There are rhythms to walking on rough ground, a step-after-step persistence that swallows obstacles, like irregular lines that nonetheless carry forward through the poem.
Susan Tichy’s recent collection of poems, North | Rock | Edge: Shetland 2017/2019(Parlor Press/Free Verse Editions, 2022), distills somatic observations down their bones. Tichy describes an immersive, granular experience exploring the contours, rocks, winds, and waters of Shetland, a remote northern archipelago between Scotland, the Faroe Islands, and Norway. In isolated yet accumulative images and line breaks, she details the distances and resonances between geology and language, minutely mutable coastscapes, and how to write and walk in a time of planetary change.
Susan Tichy is the author of seven books. The Avalanche Path in Summer (Ahsahta Press, 2019) is a muscle-memory of a life in mountains, and Trafficke (Ahsahta Press, 2015) mingles prose and verse to investigate race, language, and her maternal family’s history, spanning from Reformation Scotland to the abolition of slavery in Maryland. She has written extensively about war and its human consequences, including the volumes Gallowglass (Ahsahta, 2010), Bone Pagoda(Ahsahta, 2007), and A Smell of Burning Starts the Day(Wesleyan, 1988). Her first book, The Hands in Exile (Random House, 1983), was selected for the National Poetry Series. Now professor emerita at George Mason University, she lives in Colorado, spending much of the year in a cabin she and her late husband built by hand.
Are we glimpsing what we cannot know, a time before fear, before the sentient? Or are we standing before this rock as if before an altar, struggling to speak the grief and the terror of matter itself, in the uncompromising reality of change?
Tracy Zeman:North | Rock | Edge is a densely sonorous, richly beautiful, and complexly fragmented slim volume of poems about a very specific landscape. As an introduction to the book, I’d like to ask you to describe the Shetland Islands, where they are, how you came to be there, and why you decided to write about them.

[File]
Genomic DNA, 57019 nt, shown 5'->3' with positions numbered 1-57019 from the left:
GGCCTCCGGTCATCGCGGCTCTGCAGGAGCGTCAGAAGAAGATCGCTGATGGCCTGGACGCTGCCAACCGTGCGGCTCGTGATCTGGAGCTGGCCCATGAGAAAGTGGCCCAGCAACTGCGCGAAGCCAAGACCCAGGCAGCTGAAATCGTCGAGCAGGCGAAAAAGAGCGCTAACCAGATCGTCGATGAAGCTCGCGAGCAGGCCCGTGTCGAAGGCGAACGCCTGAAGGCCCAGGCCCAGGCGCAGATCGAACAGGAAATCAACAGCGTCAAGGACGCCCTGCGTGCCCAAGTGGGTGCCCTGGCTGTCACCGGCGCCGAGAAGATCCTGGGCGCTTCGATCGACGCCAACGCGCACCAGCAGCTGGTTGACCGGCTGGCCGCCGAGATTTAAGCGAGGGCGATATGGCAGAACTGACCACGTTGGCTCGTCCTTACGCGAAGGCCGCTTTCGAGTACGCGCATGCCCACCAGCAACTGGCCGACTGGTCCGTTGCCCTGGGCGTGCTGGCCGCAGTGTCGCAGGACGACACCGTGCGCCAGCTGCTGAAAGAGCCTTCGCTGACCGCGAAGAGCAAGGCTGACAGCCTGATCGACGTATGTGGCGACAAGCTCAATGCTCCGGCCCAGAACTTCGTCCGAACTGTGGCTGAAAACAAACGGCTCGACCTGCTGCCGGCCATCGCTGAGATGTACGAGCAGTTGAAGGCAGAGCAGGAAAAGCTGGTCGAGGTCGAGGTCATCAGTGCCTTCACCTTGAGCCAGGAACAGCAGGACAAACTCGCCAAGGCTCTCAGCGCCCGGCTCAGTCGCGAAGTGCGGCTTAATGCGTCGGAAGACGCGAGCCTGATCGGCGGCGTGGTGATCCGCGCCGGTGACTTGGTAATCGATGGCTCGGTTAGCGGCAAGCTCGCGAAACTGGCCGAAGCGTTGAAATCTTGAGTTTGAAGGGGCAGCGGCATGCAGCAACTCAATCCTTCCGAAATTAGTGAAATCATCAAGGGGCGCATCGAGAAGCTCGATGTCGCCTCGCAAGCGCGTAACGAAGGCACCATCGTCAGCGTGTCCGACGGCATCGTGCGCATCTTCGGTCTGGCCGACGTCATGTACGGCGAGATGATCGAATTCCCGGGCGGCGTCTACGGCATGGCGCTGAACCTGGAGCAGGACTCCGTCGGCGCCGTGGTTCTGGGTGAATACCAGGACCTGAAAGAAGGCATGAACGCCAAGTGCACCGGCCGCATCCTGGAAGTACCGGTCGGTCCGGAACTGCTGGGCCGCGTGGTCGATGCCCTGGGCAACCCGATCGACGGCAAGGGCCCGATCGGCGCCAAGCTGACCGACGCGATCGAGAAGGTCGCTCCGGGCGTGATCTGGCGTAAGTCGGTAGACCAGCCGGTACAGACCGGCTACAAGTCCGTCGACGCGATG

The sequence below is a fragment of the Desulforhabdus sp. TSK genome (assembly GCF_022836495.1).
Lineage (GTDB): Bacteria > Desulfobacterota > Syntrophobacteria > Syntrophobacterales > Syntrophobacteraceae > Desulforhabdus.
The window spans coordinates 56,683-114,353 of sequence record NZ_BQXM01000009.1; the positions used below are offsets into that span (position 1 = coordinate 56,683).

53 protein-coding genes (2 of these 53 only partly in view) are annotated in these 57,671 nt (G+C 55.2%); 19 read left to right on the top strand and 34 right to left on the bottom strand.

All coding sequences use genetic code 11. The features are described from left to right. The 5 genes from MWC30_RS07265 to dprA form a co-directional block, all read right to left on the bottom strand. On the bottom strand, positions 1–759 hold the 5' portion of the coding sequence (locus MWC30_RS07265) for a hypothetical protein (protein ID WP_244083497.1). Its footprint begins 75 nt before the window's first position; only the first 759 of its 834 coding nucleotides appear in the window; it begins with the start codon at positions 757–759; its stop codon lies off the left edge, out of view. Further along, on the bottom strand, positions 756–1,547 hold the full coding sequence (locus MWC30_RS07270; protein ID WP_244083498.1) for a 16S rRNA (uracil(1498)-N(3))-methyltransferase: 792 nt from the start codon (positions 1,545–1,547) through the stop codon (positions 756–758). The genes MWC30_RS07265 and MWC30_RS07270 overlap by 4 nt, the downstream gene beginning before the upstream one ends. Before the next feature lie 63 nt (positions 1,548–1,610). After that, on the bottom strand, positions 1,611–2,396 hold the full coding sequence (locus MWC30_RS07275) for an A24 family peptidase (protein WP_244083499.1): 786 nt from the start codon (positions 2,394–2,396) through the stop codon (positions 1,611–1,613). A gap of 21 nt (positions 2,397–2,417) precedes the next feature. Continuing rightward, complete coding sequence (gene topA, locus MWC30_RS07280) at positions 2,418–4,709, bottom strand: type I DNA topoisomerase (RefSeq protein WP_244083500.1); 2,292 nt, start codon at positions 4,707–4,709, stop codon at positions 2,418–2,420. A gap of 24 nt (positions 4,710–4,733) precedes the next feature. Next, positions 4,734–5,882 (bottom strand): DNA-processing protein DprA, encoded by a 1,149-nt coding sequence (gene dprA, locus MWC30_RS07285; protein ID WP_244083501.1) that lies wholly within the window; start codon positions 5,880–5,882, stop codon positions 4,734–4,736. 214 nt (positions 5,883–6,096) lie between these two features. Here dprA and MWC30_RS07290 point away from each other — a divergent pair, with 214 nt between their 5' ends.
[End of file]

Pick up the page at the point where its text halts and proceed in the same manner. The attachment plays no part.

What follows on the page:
Susan Tichy: Shetland is an archipelago rising from the seafloor 110 miles north of mainland Scotland, at the conjunction of the North Atlantic, North Sea, and Arctic Ocean and within the influence of the north-running Shelf Edge and Norwegian currents. Shetland’s west-facing cliffs are battered by a permanent deep Atlantic swell with fetch of maybe 1,000 miles, from mid-ocean storms, or 2,000 miles from the coast of Canada. Even on a calm day breaking waves may climb 50 or 70 feet above the sea surface, throwing rocks and boulders over the clifftop. As soon as I read about that, I knew I had to not just see it, but feel the impact.
My interest in geology grew while writing The Avalanche Path in Summer, walking my home ground in the Colorado Rockies. Some of the last poems written started to meld walking with geology and weather in a way that felt like a poetics I wanted to inhabit. So I started to think harder about how poetic form might become an analog for geological processes and formations. At the same time, I wanted to pursue my walking practice as a traveler, not an insider—in a new landscape and new light, different footing, different rock. I thought Shetland might be one point on a wandering map, but as soon as I landed I was captured.
Each of Shetland’s coasts is actually two—outer and inner. Carved by ice into infinite indentations, the outer coast was then flooded by 400 feet of post-glacial sea-rise, creating an inner coast that winds along wicks (wide bays) and voes (narrow, winding bays) for nearly 1,700 miles, encircling and penetrating a mere 560 square miles of land. No spot you might stand on Shetland’s 100 or so islands is more than three miles from the sea. This is the only landscape I have been in that is shaped so completely by ice, lacking the river-drainage topography we of the moderate latitudes take for granted. Over that falls Northern light—in any season euphoric and addictive.